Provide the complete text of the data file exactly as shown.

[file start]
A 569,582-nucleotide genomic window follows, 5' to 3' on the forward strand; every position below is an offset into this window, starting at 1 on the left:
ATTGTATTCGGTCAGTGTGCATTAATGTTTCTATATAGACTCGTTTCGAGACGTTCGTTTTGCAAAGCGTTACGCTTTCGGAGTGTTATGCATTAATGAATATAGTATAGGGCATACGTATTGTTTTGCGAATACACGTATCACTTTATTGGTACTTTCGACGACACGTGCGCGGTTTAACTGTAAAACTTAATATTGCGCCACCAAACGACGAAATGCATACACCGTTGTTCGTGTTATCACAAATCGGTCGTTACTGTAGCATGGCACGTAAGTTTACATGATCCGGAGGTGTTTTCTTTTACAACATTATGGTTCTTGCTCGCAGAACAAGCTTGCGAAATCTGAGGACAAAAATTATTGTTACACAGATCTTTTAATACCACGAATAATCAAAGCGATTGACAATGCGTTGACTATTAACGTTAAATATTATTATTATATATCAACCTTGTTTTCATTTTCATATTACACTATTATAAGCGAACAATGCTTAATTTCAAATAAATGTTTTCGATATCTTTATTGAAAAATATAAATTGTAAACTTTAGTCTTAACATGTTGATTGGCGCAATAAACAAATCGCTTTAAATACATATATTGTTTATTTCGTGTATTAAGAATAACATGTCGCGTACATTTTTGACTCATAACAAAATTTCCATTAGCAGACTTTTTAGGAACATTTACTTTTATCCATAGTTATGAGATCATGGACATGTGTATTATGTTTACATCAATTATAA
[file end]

A 569,582-nucleotide genomic window follows, 5' to 3' on the forward strand; every position below is an offset into this window, starting at 1 on the left:
ATTGTATTCGGTCAGTGTGCATTAATGTTTCTATATAGACTCGTTTCGAGACGTTCGTTTTGCAAAGCGTTACGCTTTCGGAGTGTTATGCATTAATGAATATAGTATAGGGCATACGTATTGTTTTGCGAATACACGTATCACTTTATTGGTACTTTCGACGACACGTGCGCGGTTTAACTGTAAAACTTAATATTGCGCCACCAAACGACGAAATGCATACACCGTTGTTCGTGTTATCACAAATCGGTCGTTACTGTAGCATGGCACGTAAGTTTACATGATCCGGAGGTGTTTTCTTTTACAACATTATGGTTCTTGCTCGCAGAACAAGCTTGCGAAATCTGAGGACAAAAATTATTGTTACACAGATCTTTTAATACCACGAATAATCAAAGCGATTGACAATGCGTTGACTATTAACGTTAAATATTATTATTATATATCAACCTTGTTTTCATTTTCATATTACACTATTATAAGCGAACAATGCTTAATTTCAAATAAATGTTTTCGATATCTTTATTGAAAAATATAAATTGTAAACTTTAGTCTTAACATGTTGATTGGCGCAATAAACAAATCGCTTTAAATACATATATTGTTTATTTCGTGTATTAAGAATAACATGTCGCGTACATTTTTGACTCATAACAAAATTTCCATTAGCAGACTTTTTAGGAACATTTACTTTTATCCATAGTTATGAGATCATGGACATGTGTATTATGTTTACATCAATTATAA